Losing wings

Every spring and summer, flying ants may appear suddenly and appear out of nowhere, seemingly with no purpose besides to invade. Yet it is essential to understand their purpose before dismissing them outright as pests.

Wings enable ants to mate during nuptial flight. An ant queen selects males to help found new colonies and travel together until they find an ideal site to set up the nest. Once established, female ants shed their wings since these vestigial structures serve no practical purpose underground – they would only get in their way and become an obstruction to movement!

Wings provide another deterrent against predators who consider ants an appealing food source. After mating and creating her colony, female ants will reabsorb the muscles used to power their wings – producing those fallen wings you might have encountered around your home.

Though ants don’t generally bite, their sting can still be painfully uncomfortable. That is why calling in professional pest control services if an ant colony appears in your home or garden can help identify its species and provide effective ant removal solutions. Our pest control experts offer such solutions.

We can assist with carpenter ant infestation in your home too! Contact us and one of our certified exterminators will come directly to your property to deliver relief!

Not surprisingly, encountering ants with wings is nothing unusual, but it’s essential to understand why they possess them. Ants are social insects that live in colonies usually located underground but some species can also build mounds aboveground. A single colony may contain hundreds of thousands of individual insects – worker ants (sterile females who do the work without wings) do not possess wings while reproductive larvae do – eventually evolving into winged stages known as swarmers which later mature into winged alates often confused with termites by their elbowed antennae and unequal-sized wings.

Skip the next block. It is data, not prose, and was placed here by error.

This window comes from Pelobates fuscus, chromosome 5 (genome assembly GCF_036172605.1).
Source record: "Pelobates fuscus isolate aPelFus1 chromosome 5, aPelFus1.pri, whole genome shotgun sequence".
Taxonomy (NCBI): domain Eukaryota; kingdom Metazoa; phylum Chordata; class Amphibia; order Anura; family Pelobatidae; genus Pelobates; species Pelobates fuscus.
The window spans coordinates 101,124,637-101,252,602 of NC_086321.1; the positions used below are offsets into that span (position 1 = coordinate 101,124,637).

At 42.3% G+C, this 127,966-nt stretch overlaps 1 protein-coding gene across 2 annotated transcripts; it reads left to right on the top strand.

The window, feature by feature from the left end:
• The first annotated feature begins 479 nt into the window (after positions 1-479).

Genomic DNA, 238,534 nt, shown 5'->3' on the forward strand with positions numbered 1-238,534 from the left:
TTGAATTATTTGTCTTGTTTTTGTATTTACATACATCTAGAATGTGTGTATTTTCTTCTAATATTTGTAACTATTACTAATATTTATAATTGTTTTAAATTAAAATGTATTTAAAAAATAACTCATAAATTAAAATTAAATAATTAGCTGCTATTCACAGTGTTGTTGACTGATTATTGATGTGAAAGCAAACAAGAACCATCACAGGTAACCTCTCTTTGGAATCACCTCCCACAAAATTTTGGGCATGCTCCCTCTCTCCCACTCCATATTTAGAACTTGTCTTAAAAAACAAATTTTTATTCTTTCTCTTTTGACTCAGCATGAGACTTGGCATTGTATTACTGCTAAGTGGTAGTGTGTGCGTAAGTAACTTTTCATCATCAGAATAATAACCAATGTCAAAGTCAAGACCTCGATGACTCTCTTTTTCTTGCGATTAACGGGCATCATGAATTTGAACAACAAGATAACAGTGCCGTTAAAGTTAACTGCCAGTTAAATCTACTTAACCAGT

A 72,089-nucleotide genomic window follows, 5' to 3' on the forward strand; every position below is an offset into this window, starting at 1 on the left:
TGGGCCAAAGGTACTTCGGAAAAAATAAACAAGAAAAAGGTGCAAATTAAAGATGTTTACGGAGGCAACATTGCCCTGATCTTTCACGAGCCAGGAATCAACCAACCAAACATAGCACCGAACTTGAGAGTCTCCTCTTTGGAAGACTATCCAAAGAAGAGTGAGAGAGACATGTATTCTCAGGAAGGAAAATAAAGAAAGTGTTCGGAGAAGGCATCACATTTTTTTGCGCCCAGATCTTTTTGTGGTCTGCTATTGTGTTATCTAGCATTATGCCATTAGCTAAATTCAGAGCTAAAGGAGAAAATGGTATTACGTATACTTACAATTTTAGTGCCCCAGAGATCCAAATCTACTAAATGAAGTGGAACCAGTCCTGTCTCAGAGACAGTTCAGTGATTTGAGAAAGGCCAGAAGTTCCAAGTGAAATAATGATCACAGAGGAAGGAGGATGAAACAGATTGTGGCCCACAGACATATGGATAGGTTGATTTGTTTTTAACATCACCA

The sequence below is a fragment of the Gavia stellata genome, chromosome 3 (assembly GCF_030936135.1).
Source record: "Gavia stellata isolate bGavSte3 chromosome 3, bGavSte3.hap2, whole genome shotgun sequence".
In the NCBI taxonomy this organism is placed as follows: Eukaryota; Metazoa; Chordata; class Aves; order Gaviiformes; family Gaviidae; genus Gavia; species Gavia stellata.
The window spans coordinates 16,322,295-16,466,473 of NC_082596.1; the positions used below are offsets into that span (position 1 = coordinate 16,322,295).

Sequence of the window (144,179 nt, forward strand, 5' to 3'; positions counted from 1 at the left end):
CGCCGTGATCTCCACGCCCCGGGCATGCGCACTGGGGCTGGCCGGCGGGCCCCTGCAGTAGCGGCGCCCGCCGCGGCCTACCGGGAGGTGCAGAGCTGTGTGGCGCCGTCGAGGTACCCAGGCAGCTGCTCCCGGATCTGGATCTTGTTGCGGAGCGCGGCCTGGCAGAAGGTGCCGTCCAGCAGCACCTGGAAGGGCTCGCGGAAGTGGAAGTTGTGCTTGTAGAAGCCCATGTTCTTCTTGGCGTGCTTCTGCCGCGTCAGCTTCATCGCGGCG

Swarming refers to a process by which ant queens and males develop wings as part of their reproductive cycle, often during spring. When mating occurs during the nuptial flight – held periodically throughout the year depending on species and climate – winged ants can often be seen flitting around during this season of the year, making for spectacular sights in spring.

Swarming begins when a queen releases pheromones that attract males from other colonies to her own colony. She then forms a new colony and nurtures preselected young ants until they mature sexually and develop wings – young ants are fed special food that aids this development process. Once matured, both genders leave to search for potential mates during mating flight – an amazing event to watch and an essential element of an ant’s life cycle.

As soon as a queen ant meets a male during mating flight, they mate midair and she sheds her wings. Once settled on an ideal site to establish her colony and lay eggs, she becomes solely responsible for tending her offspring and controlling reproduction within her family line.

As soon as a queen ant has laid her initial batch of fertilized eggs, she will begin laying more to control reproduction in her offspring. Ants born from these fertilized eggs will become worker ants who perform vital duties necessary to keeping an ant colony functioning efficiently; foraging for food, feeding offspring of queen, building nests and protecting territories among many others.

Though it may seem surprising that ants possess wings when performing such laborious tasks, their presence is in fact essential to their unique lifecycle and colony dynamics. Furthermore, producing winged alates for mating and dispersal helps maintain genetic diversity among species of ants – one reason they boast such an incredible array of species worldwide.